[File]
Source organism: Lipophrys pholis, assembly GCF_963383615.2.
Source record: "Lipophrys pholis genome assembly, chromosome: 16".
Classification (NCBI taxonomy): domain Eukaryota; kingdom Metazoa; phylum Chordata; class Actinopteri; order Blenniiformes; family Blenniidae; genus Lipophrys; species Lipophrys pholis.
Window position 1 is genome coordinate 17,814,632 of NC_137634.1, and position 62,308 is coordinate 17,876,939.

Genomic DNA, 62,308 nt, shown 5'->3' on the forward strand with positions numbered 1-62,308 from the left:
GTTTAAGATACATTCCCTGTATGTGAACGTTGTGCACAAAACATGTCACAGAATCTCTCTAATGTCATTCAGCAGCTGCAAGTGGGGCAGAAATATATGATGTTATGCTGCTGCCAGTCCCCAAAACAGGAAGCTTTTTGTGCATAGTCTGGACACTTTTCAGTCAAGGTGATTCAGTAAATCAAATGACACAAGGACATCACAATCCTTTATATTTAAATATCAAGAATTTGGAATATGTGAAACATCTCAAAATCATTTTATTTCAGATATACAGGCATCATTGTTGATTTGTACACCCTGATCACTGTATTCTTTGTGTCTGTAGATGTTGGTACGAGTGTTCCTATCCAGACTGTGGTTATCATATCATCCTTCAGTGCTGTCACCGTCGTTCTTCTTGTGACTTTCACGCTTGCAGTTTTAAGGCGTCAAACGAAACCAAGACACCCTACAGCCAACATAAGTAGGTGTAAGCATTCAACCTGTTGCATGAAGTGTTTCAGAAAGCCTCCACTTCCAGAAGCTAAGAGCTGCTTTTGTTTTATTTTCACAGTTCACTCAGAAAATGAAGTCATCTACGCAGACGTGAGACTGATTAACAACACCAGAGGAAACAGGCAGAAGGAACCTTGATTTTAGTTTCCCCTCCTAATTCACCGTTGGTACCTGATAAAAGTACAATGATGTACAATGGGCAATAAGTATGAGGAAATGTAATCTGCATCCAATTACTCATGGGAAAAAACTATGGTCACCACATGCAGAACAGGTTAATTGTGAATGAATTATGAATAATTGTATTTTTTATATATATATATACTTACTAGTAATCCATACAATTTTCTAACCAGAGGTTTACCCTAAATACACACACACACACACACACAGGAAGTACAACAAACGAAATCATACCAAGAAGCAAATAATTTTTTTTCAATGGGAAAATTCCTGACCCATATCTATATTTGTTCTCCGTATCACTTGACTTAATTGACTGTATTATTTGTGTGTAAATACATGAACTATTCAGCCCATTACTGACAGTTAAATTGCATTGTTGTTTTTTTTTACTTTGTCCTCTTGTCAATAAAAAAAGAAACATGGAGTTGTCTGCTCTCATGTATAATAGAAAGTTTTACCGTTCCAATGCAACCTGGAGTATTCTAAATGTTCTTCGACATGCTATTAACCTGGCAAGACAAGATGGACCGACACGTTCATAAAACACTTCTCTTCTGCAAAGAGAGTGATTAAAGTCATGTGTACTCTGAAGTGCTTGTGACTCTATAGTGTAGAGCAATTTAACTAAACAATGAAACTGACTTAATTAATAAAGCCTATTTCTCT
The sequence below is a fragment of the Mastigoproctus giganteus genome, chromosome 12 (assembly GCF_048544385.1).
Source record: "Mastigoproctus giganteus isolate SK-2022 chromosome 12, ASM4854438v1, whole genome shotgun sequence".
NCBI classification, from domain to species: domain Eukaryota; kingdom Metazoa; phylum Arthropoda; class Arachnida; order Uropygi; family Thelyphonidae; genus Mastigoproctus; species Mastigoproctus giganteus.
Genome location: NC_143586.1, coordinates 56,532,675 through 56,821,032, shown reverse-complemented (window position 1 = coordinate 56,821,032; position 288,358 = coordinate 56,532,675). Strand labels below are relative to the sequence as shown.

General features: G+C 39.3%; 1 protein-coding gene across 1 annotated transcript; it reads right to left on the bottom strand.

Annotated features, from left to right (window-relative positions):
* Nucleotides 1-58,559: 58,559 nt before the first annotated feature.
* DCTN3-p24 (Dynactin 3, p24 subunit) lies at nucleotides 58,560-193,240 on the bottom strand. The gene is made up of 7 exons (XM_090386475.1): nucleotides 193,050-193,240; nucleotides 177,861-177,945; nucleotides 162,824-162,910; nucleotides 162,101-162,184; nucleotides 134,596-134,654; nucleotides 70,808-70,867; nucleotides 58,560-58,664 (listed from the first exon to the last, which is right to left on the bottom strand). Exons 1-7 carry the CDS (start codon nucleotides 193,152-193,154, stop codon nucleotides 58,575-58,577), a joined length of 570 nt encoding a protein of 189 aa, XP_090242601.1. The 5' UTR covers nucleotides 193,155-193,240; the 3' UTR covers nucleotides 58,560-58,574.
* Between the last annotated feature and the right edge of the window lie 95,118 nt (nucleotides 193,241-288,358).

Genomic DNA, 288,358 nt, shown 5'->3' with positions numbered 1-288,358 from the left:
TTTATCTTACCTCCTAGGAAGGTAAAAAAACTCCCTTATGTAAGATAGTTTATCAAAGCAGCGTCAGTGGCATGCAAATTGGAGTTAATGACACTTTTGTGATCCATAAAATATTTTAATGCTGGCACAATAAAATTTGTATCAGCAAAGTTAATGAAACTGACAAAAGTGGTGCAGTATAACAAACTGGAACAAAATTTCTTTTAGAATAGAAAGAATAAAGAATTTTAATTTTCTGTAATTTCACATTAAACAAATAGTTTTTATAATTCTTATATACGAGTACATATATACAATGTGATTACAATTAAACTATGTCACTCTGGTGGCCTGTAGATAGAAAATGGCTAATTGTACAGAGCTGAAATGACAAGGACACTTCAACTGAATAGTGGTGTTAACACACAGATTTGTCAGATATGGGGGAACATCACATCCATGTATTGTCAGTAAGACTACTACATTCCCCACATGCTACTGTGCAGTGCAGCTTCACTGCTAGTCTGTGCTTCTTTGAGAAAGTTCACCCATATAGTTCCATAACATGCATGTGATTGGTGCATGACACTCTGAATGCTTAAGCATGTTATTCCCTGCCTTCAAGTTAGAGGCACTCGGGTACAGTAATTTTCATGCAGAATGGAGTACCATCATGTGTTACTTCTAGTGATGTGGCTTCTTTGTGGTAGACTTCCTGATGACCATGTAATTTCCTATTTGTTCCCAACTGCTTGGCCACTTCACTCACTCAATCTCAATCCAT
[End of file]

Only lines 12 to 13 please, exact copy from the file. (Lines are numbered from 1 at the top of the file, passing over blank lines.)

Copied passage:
Annotated features, from left to right (window-relative positions):
* Nucleotides 1-58,559: 58,559 nt before the first annotated feature.